A Rich Tale of Clyde and the Solar PanelsBy Ari L. Noonan @ 2:00 PM April 25, 2012
My lifelong attempt to practice tightly controlled self-discipline in public was grimly tested at last night’s School Board meeting.
Almost painfully, I tried to mask a mouthful of mirth when a somber gentleman named Clyde stepped to the podium. This being baseball season, he was pitching solar panels for the masses in the neighborhood of Culver City High School.
What a concept, Murgatroyd.
For 35 minutes, I shlumped increasingly lower in my front-row seat, feeling worse than I had since the last time my least favorite former Mrs. Noonan cooked her favorite half-crunchy meal for me.
Actually, Clyde was hoping to pry loose a mountain of moolah from the School District coffers while pitching dose ol’ debbil solar panels.
Mr. Clyde, straight-faced as an innocent, straw-chewing boy just in from the farm, was trying to convince a green, hugely eager School Board to blow something north of $4 million that he could not describe in fewer than 75 compound, impossible to diagram, sentences, in several languages, to paper over at least part of the nasty truth.
Like a blind bee in heat, Mr. Clyde kept circling his prey – and missing – as he vaguely, limply staggered through a description of the gem he is trying to unload on a trusting community.
• He could not exactly pin down the price.
• He could not exactly say where the panels should be placed.
• He could not exactly say when construction would begin.
• Worse, he could not exactly know when construction would finish.
• He could not exactly divulge specific details about the pending agreement with a You Betcha company predictably named “Sun Power.” Again, what a concept.
My favorite Clyde Line I am going to submit for a Pulitizer next year. The balmy left-wingers at Pulitzer love the baloney green movement.
Mr. Clyde could not tell us how, where, when why or what price for those hard-to-find solar panels, but by golly, Molly, such a steal he is giving us, just us, no other rubes.
His so-precious line that he uttered without coughing:
“The deal you are getting is astonishing.”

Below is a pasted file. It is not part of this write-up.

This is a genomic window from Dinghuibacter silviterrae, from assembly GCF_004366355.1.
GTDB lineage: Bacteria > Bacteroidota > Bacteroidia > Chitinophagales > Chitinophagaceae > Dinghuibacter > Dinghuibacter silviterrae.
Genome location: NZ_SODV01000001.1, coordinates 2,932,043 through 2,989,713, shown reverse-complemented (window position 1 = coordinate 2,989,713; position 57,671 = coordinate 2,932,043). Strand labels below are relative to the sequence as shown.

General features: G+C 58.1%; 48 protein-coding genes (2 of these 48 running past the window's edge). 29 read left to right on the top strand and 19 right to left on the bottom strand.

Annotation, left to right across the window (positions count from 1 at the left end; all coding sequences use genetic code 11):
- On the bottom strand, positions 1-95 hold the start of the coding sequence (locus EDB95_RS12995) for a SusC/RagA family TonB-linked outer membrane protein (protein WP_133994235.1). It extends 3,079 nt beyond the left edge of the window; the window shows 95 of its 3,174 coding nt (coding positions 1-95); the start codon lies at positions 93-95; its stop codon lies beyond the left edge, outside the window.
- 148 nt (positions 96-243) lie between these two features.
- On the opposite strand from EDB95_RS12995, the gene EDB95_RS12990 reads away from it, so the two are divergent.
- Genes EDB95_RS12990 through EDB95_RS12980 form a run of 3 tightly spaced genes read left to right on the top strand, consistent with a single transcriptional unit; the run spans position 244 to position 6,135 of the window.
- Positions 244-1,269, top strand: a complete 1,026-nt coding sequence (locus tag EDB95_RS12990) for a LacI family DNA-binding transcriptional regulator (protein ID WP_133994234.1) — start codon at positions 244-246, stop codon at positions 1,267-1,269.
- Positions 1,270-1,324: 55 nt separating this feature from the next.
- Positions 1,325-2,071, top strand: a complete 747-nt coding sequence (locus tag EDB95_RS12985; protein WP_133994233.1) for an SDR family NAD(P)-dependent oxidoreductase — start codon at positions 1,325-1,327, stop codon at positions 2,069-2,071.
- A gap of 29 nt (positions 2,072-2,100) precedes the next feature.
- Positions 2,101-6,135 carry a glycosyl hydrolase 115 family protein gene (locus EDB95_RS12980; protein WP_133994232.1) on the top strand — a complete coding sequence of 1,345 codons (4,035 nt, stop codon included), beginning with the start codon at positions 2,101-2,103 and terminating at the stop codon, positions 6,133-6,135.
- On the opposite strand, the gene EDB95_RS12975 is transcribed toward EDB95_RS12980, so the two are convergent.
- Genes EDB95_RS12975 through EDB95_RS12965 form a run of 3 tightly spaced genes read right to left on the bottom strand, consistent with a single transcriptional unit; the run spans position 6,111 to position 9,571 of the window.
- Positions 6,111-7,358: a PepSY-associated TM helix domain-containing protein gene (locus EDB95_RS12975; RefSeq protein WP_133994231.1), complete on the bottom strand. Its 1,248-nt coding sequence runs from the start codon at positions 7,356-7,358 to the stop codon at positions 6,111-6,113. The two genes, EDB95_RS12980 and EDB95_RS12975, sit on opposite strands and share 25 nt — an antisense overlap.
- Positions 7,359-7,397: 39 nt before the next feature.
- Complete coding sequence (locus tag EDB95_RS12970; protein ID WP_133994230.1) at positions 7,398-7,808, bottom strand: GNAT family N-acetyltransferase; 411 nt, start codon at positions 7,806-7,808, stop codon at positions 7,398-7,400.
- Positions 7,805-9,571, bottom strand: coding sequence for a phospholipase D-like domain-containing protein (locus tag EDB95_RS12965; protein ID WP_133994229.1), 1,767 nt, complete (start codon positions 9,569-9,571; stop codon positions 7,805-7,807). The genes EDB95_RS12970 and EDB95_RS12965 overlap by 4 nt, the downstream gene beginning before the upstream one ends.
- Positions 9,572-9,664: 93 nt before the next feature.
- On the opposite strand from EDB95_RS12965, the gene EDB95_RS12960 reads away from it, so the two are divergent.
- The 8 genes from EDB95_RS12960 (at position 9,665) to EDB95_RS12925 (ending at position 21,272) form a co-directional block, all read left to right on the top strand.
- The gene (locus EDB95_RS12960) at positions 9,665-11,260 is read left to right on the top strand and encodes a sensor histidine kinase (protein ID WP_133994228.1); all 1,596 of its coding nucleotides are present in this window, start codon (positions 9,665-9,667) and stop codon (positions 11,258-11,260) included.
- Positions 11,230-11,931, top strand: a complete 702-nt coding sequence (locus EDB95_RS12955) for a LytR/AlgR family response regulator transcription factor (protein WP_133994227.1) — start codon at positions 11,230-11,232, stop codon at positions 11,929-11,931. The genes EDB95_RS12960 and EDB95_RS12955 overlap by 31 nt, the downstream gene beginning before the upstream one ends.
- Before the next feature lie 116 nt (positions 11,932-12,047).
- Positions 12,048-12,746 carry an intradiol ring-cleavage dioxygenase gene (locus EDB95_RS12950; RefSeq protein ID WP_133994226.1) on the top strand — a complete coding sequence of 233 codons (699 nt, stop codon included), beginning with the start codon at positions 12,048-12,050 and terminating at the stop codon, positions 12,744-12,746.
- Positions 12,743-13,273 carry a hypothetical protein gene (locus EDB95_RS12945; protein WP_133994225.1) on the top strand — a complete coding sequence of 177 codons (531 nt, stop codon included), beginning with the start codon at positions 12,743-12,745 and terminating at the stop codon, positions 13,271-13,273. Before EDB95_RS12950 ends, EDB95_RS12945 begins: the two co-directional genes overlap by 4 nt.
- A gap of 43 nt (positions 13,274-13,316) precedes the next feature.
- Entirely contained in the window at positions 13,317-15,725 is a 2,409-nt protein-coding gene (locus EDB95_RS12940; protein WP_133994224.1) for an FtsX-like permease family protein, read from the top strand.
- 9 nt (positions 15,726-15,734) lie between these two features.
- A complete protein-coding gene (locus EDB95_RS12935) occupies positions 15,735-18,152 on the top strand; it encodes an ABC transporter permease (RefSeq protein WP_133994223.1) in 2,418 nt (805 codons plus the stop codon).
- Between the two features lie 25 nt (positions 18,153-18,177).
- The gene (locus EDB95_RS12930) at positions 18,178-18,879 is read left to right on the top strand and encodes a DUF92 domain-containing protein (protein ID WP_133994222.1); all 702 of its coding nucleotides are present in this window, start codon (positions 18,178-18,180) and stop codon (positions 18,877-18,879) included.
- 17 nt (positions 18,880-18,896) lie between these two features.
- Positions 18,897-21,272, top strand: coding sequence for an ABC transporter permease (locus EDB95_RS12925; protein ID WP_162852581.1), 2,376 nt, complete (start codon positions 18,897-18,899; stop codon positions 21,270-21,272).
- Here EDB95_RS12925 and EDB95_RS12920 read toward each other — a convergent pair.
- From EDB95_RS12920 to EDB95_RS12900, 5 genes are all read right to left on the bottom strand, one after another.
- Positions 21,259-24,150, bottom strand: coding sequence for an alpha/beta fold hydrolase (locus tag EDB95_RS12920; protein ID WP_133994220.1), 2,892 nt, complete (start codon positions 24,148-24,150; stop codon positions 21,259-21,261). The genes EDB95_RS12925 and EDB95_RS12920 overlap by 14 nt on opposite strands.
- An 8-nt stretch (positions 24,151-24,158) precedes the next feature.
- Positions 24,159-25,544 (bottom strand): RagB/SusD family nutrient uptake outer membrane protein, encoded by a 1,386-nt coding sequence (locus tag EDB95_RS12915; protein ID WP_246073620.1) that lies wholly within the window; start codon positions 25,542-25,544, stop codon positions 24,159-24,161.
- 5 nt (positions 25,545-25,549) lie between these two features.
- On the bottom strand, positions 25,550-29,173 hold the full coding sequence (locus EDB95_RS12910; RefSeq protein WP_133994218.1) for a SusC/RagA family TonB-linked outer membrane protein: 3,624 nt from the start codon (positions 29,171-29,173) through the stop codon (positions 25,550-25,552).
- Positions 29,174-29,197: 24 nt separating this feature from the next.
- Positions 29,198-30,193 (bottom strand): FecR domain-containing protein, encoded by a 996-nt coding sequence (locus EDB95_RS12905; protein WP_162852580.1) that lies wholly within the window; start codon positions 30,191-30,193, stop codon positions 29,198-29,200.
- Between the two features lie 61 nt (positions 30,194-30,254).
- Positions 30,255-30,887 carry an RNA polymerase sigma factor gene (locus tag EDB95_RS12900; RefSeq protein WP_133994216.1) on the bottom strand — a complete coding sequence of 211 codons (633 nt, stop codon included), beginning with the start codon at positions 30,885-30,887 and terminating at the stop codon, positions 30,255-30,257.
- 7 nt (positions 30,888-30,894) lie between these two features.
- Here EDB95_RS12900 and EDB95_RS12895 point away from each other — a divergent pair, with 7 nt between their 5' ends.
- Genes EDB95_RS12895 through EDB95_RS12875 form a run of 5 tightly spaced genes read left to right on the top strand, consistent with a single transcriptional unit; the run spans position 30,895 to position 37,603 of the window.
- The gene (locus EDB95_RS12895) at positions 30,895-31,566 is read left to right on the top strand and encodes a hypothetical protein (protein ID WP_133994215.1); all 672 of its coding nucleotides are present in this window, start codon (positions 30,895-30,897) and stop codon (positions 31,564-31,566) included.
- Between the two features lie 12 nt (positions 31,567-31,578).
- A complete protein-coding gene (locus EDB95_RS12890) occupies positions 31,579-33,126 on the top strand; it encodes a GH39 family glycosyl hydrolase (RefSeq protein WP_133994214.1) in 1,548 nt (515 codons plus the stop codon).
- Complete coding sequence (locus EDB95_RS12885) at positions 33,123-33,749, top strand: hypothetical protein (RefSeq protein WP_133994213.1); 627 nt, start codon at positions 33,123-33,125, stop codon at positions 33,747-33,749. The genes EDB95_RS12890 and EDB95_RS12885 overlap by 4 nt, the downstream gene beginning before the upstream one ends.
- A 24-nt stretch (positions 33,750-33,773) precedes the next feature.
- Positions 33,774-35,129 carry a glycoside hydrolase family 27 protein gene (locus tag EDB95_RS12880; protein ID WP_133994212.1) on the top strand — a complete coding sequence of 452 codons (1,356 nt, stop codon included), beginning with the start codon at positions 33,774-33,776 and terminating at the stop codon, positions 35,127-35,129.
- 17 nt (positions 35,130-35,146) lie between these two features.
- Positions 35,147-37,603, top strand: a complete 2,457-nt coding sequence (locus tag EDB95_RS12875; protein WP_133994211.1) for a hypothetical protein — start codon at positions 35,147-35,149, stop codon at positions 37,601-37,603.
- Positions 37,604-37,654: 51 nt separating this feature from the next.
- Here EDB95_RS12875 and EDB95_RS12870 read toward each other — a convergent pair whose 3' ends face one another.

My Mama told me never to lie.
Nevertheless, faces beamed allover the room.
We may be lucky at that.
I peeked outdoors. Ol’ Clyde had 750 kilowatts of hot air secretly hidden on his flat bed truck. He was going to peddle that to us. But after winning the $4 million battle, he could not keep his cheeks straight any longer.
I divided my eyes through his painful presentation, one on sly Clyde and one on the so darned shrewd School Board. Some members were so eager for this Wal-Mart-sized steal I thought they were going to bunny hop off the dais.
If poor Clyde had been pushing anything less exotic, less vague than, would you believe, solar panels, he would have been laughed all the way home to Indiana, right to the bottom of Copper Creek.
It felt as if we were watching an early talkies cowboy farce.
Didn’t I see this on a dusty old Lone Ranger television show where moustachioed, black-hatted bad guys rob a weeping widow in the last stages of dementia?
This type of Ya Won’t Believe the Suckers I Found holdup inevitably will grow into a fad.
Mr. Clyde’s sincerely slick sales job was ludicrously easy. Wait ‘til the gang, or the gangsters, find out. Since 8 last night, word has been flashing through the nutty green energy blogosphere. They will be lined up 50 deep tomorrow morning on Irving Place.
“Pssst, come to Culver City,” one hoodlum whispers to another, “and get rich in minutes selling invisible solar panels for millions.”
The jammed audience kept a straight face. I took that as a toxic warning to resist the temptation to titter, which I usually do when I am witnessing a lopsided holdup.
It was a good thing they couldn’t read my mind.
The only furniture missing from Council Chambers was a gigantic screen showing the just released green documentary “The Three Stooges Meet a Crippled Frankenstein in the Sesame Street Cemetery at Midnight.”